Thursday, September 30, 2010

Manga Recommendations: Metro Survive, Uzumaki and Solanin

Image by Nobicco
Besides watching anime, manga also has a large place in my heart. Although I’ve read not nearly as much as I’ve watched, the count is steadily increasing. Among these titles, there are three that I wanted to give special attention to in this post, titles that meant something special for me, or stood out in one way or another.

Metro Survive

Synopsis: Mishima is a salary man who's constantly away from his wife and child due to his grueling, overtime-heavy job. After being stuck in the office on the eve of his son's birthday, Mishima boards the train with remorse and ponders his life. Before he can return home, however, a 7.0 earthquake strikes, crippling the train and leaving its passengers helpless. Mishima now finds himself as the appointed leader of a group of survivors who want nothing more than to stay alive. Together, they will try to make their way to the surface, but starvation, cave-ins and other fatal obstacles stand in their way... (synopsis taken from

The strength in Metro Survive isn’t necessarily in its wide range of deep and multi-layered characters. What it is good at, is portraying a believable story of how people would act when faced with desperation. Pacts are formed and people are despairing in the face of death while Mishima, a regular salary worker, tries to keep the group together and get everyone out alive. It’s exactly that feeling of leadership that drove the manga forward with suspense, and made it one of the most memorable survival titles I’ve read or seen to date. A must-read if tales of survival are your thing.


Synopsis: In the seemingly-normal small Japanese town of Kurozu-cho, odd events are beginning to take place. Residents are becoming obsessed with spiral - whirlwinds, snail shells, pottery, or anything with a spiral design. But when strange events start happening in the town, with spirals appearing in disturbing places, can anyone escape their horrible draw? (synopsis taken from

This one DEFINITELY is not a story for everyone, as it contains lots of disturbing scenes, lots of almost humorous grossness and not -much- plot-progression (not until later on, anyway). It is however an absolute must-read for fans of the horror genre, or more specifically, the strange Japanese kind. Uzumaki is deliciously gross. It grabs you, throws in some suspense, gets you close to vomiting and then mercilessly starts the next mini-story about the horrors of spirals (yes, those twirly things, nothing more, nothing less) without giving you much room to breathe. Despite Uzumaki’s silliness, I did experience some of those after-horror feelings after reading the last two volumes in one go late at night. Besides a gripping story, the artwork is also commendable with detailed deformations and, at times, gorgeous environments.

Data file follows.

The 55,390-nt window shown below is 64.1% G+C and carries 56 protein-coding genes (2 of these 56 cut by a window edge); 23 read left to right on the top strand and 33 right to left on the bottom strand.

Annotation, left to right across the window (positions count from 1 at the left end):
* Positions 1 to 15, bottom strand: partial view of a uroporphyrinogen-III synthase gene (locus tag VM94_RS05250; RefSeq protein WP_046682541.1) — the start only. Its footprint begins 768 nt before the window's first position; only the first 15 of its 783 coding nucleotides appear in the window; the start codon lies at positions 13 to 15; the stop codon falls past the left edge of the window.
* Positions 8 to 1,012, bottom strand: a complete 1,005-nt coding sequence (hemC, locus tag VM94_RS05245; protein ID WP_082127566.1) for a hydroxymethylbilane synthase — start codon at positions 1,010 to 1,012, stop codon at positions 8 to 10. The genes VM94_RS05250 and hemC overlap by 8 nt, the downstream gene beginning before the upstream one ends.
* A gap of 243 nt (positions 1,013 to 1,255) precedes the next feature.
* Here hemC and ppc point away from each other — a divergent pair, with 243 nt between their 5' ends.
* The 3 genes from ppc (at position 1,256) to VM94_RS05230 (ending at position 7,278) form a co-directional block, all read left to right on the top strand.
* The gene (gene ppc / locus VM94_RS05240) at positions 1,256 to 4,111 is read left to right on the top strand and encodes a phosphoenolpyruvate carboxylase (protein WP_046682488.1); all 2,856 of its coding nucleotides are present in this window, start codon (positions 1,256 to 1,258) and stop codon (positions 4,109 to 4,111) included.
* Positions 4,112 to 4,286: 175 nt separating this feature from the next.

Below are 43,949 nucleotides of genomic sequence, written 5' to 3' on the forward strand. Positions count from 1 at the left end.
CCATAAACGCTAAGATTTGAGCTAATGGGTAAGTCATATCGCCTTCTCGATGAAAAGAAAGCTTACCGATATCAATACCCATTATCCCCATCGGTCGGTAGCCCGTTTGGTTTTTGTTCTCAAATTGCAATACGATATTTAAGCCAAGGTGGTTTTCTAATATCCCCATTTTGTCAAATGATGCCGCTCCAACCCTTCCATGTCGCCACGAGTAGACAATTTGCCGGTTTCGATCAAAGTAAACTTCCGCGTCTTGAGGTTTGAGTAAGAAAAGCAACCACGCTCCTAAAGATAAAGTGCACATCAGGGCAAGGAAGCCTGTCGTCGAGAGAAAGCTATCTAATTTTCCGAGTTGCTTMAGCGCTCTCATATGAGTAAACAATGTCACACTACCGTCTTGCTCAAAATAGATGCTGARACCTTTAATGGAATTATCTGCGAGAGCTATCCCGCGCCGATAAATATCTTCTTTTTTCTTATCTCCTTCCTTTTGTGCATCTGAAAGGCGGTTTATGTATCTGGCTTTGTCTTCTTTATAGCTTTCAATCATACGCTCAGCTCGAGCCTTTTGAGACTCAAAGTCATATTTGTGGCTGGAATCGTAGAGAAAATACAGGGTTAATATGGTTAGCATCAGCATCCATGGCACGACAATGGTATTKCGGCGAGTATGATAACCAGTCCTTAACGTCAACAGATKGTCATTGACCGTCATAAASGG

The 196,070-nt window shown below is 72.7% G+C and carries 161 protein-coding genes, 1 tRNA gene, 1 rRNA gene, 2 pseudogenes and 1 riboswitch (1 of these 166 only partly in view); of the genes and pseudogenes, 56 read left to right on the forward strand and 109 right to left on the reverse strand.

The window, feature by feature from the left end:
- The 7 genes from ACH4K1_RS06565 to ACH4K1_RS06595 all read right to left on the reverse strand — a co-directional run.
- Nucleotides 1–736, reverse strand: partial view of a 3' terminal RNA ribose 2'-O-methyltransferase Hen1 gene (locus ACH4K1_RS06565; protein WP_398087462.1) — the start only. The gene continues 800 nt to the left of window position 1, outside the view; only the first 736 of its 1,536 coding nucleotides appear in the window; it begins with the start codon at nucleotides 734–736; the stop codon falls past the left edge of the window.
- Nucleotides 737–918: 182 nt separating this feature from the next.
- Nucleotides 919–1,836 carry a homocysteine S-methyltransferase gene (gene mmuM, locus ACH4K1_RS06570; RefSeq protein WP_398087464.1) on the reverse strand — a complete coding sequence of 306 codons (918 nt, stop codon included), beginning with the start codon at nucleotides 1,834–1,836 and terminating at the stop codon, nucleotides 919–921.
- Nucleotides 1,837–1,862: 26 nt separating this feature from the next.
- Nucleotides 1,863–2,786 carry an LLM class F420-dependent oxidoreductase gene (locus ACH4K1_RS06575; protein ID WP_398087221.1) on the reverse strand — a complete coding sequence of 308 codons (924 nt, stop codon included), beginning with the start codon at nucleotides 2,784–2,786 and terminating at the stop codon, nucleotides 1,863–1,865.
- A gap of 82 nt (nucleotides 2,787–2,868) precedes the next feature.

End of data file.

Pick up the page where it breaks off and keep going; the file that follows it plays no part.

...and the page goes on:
Synopsis: Meiko Inoue is fresh out of college and ready to face the 'real world' - that is, a boring full time job, a boyfriend who mooches off of her and an unending barrage of vegetable boxes sent by her folks in the countryside. To escape the mundanity Meiko decides to quit her job and break free. Jobless, but with enough money to last her a few months and ample ideas in her head, Meiko will embark on a journey of self discovery and decide what she really wants to do with her life. (synopsis taken from

This is a manga that deals with a rather serious, but also everyday topic, the dreaded quarter-life crisis. You’ve finished your education and are supposed to get a job, live your life as a responsible adult. The absolute strong point of Solanin is its feeling of realness. It shows how Meiko deals with her issues and tries to find for the things that make her happy. Nothing is exaggerated and nothing is taken too light-heartedly. It hits all the buttons almost perfectly to make it relatable to its target audience. One of the very best seinen titles I’ve read or seen, and something I’d recommend to anyone not disgusted by something a bit heavier than the norm.

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